(Yicai) Oct. 31 -- Japan's Takeda Pharmaceutical, which entered China nearly three decades ago, predicts China will become its second-biggest market due to growth potential, an executive told Yicai exclusively.
China is an increasingly important driving force for Takeda’s business growth as it is expected to become the company's second-largest market globally after the United States, Ramona Sequeira, president of the global portfolio division, said in an interview with Yicai recently.
China is Takeda’s third-biggest market worldwide for now and Japan is the second-biggest. Founded in 1781, the Tokyo-headquartered company focuses on developing treatments in gastroenterology, neuroscience, oncology, and rare diseases, as well as vaccines.
Sequeira is optimistic about China's pharmaceutical innovation. The nation has been making unremitting efforts to widen access to innovative drugs and to make more patients able to afford such medicines, especially regarding new drugs for rare diseases, she said, adding that this is consistent with Takeda’s philosophy of "patients first" and business positioning in orphan drugs.
Takeda has observed measures done by the Chinese government to promote clinical testing standards to be in line with international practices, as well as efforts to speed up the examination and review of drugs while strengthening intellectual property protection, which is very encouraging for Takeda, Sequeira said.
The company has been doubling down on innovative drugs for rare diseases in China in recent years. For example, Takeda China and Chinese drugmaker Belief BioMed jointly announced this month that they will join hands on bringing a new drug for hemophilia B, a type of blood clotting disorder, onto the market. More specifically, Takeda China will be given the exclusive commercial license in China to market the BBM-H901 injection developed by Belief BioMed.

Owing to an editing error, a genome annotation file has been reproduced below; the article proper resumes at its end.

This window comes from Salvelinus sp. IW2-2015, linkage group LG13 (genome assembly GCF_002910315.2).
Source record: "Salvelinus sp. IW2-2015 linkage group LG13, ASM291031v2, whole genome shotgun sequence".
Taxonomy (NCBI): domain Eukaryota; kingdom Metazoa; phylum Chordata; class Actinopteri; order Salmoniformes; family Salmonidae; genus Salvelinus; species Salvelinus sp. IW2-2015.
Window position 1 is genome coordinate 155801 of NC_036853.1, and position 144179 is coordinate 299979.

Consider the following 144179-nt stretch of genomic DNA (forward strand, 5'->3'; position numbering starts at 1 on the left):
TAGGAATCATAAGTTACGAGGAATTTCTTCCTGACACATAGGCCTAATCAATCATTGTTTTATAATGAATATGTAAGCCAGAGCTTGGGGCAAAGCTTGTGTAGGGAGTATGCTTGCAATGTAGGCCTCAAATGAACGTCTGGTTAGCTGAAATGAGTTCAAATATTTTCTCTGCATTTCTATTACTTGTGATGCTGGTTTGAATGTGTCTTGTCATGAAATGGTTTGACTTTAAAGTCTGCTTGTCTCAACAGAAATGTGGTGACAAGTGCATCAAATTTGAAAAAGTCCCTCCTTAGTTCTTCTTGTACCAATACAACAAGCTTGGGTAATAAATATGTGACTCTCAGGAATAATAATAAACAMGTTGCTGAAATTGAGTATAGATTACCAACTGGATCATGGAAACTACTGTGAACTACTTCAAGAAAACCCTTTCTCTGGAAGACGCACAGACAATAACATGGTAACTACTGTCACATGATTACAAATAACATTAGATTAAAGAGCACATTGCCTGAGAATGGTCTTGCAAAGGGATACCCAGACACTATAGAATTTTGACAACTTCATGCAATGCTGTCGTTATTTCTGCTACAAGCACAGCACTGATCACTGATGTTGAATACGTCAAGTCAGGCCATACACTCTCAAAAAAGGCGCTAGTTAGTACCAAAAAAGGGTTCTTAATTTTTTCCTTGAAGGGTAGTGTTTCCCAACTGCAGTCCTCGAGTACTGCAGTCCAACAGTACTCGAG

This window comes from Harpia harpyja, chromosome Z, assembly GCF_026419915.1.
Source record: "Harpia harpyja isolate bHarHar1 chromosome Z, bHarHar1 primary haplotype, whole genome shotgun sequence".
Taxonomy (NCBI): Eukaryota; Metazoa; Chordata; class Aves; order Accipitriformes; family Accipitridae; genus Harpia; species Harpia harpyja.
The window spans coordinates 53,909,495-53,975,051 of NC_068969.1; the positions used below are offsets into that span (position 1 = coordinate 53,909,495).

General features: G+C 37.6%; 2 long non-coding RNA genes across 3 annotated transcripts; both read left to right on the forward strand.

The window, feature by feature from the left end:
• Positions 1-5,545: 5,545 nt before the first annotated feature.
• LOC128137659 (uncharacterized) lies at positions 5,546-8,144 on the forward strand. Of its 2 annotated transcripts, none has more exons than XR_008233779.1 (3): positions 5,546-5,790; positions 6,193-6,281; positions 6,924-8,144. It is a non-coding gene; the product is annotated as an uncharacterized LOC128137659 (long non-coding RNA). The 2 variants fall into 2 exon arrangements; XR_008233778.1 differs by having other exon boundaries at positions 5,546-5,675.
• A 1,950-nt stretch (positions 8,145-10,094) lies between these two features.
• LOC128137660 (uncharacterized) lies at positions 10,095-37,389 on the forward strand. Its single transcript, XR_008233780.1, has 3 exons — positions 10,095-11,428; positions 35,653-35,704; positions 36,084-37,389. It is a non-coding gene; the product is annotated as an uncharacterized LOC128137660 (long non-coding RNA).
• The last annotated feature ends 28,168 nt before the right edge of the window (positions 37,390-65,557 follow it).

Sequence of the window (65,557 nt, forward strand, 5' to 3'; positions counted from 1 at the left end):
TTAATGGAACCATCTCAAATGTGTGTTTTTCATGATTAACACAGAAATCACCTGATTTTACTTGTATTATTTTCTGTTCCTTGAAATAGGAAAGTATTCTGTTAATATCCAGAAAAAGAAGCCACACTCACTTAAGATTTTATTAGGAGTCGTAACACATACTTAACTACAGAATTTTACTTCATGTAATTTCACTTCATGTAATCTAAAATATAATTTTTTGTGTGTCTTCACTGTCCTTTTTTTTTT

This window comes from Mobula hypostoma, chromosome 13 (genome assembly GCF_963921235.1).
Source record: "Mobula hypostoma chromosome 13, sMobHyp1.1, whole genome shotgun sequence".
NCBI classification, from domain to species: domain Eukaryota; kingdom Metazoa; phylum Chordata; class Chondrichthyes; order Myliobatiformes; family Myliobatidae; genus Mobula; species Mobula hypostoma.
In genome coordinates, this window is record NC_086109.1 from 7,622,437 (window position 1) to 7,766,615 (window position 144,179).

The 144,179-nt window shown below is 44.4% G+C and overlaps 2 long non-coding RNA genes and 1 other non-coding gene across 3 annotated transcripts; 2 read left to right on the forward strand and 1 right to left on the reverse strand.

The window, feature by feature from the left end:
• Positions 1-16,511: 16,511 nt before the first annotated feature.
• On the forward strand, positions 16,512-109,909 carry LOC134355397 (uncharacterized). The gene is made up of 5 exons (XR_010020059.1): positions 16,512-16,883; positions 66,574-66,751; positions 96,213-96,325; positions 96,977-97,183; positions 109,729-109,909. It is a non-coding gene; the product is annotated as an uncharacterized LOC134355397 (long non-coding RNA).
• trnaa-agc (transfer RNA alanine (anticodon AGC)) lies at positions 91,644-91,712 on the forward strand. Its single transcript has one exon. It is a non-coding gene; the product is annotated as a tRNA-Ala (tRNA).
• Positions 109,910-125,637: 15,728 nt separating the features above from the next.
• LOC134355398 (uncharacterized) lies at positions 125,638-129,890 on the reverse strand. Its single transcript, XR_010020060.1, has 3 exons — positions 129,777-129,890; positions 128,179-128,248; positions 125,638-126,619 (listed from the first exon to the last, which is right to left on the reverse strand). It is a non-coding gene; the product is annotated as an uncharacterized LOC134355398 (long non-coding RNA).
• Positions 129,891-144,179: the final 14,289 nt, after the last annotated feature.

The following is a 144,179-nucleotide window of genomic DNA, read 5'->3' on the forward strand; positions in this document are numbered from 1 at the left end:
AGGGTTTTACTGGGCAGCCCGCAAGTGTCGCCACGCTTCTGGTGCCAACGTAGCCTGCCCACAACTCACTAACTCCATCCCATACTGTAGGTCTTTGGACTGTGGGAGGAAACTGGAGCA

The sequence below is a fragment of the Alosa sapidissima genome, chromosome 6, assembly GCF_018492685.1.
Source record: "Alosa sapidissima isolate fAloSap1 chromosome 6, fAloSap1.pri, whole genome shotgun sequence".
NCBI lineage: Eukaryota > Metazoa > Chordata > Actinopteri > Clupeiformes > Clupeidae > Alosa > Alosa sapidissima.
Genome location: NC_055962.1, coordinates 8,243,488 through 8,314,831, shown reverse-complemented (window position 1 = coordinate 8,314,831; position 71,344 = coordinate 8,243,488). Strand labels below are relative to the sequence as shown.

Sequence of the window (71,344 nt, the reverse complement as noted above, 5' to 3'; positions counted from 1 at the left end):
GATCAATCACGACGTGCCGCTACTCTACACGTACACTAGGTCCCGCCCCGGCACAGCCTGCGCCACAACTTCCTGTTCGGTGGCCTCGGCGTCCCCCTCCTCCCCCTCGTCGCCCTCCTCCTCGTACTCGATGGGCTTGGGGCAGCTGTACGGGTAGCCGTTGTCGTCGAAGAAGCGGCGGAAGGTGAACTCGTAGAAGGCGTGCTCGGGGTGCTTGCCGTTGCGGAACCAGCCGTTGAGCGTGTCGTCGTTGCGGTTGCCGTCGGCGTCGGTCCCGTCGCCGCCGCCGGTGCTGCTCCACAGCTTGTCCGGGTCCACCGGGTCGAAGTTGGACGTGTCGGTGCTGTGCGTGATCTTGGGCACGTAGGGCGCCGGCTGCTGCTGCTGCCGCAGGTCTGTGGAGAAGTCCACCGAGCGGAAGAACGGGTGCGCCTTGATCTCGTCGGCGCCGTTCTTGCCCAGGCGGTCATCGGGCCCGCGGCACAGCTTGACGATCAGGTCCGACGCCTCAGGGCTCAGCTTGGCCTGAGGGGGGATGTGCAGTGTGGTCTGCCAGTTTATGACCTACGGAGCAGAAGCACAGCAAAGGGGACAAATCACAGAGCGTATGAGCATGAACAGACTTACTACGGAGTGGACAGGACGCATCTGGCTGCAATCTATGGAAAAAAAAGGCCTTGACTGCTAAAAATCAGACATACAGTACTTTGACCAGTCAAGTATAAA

Patients with hemophilia B are likely to have joint deformity and muscle atrophy, and they might even die if they bleed repeatedly for a long time, but the existing means of diagnosis and treatment are limited, Shan Guohong, president of Takeda China, told Yicai, hoping the Belief BioMed partnership will popularize such type of gene therapy in China.
The alliance marks a shift to a more localized strategy for the Japanese company. Takeda will work with more Chinese partners in core treatment technologies to draw on each other’s strengths, Sequeira said.
Editors: Tang Shihua, Emmi Laine